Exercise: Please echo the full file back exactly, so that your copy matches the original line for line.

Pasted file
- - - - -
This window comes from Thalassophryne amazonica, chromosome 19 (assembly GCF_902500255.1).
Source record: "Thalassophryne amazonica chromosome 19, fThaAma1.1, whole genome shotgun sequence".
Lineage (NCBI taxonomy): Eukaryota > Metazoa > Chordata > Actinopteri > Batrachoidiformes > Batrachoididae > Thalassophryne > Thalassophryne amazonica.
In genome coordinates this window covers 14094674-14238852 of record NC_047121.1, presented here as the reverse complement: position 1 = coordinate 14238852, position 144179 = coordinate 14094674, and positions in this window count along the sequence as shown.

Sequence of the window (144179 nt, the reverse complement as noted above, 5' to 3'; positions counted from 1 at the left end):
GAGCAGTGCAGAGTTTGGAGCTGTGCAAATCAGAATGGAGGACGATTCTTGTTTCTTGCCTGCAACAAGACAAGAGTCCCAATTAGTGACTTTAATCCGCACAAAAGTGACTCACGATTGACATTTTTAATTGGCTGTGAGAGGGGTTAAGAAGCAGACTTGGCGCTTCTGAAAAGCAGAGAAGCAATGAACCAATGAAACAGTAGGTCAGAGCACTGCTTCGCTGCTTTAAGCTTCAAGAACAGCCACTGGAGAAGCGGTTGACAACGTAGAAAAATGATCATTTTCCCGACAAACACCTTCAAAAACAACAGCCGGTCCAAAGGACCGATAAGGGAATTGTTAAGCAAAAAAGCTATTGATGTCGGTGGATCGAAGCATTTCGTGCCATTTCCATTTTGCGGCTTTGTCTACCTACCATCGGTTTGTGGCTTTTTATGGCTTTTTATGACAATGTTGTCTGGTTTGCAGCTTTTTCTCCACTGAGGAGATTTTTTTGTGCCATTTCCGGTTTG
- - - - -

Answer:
This window comes from Thalassophryne amazonica, chromosome 19 (assembly GCF_902500255.1).
Source record: "Thalassophryne amazonica chromosome 19, fThaAma1.1, whole genome shotgun sequence".
Lineage (NCBI taxonomy): Eukaryota > Metazoa > Chordata > Actinopteri > Batrachoidiformes > Batrachoididae > Thalassophryne > Thalassophryne amazonica.
In genome coordinates this window covers 14094674-14238852 of record NC_047121.1, presented here as the reverse complement: position 1 = coordinate 14238852, position 144179 = coordinate 14094674, and positions in this window count along the sequence as shown.

Sequence of the window (144179 nt, the reverse complement as noted above, 5' to 3'; positions counted from 1 at the left end):
GAGCAGTGCAGAGTTTGGAGCTGTGCAAATCAGAATGGAGGACGATTCTTGTTTCTTGCCTGCAACAAGACAAGAGTCCCAATTAGTGACTTTAATCCGCACAAAAGTGACTCACGATTGACATTTTTAATTGGCTGTGAGAGGGGTTAAGAAGCAGACTTGGCGCTTCTGAAAAGCAGAGAAGCAATGAACCAATGAAACAGTAGGTCAGAGCACTGCTTCGCTGCTTTAAGCTTCAAGAACAGCCACTGGAGAAGCGGTTGACAACGTAGAAAAATGATCATTTTCCCGACAAACACCTTCAAAAACAACAGCCGGTCCAAAGGACCGATAAGGGAATTGTTAAGCAAAAAAGCTATTGATGTCGGTGGATCGAAGCATTTCGTGCCATTTCCATTTTGCGGCTTTGTCTACCTACCATCGGTTTGTGGCTTTTTATGGCTTTTTATGACAATGTTGTCTGGTTTGCAGCTTTTTCTCCACTGAGGAGATTTTTTTGTGCCATTTCCGGTTTG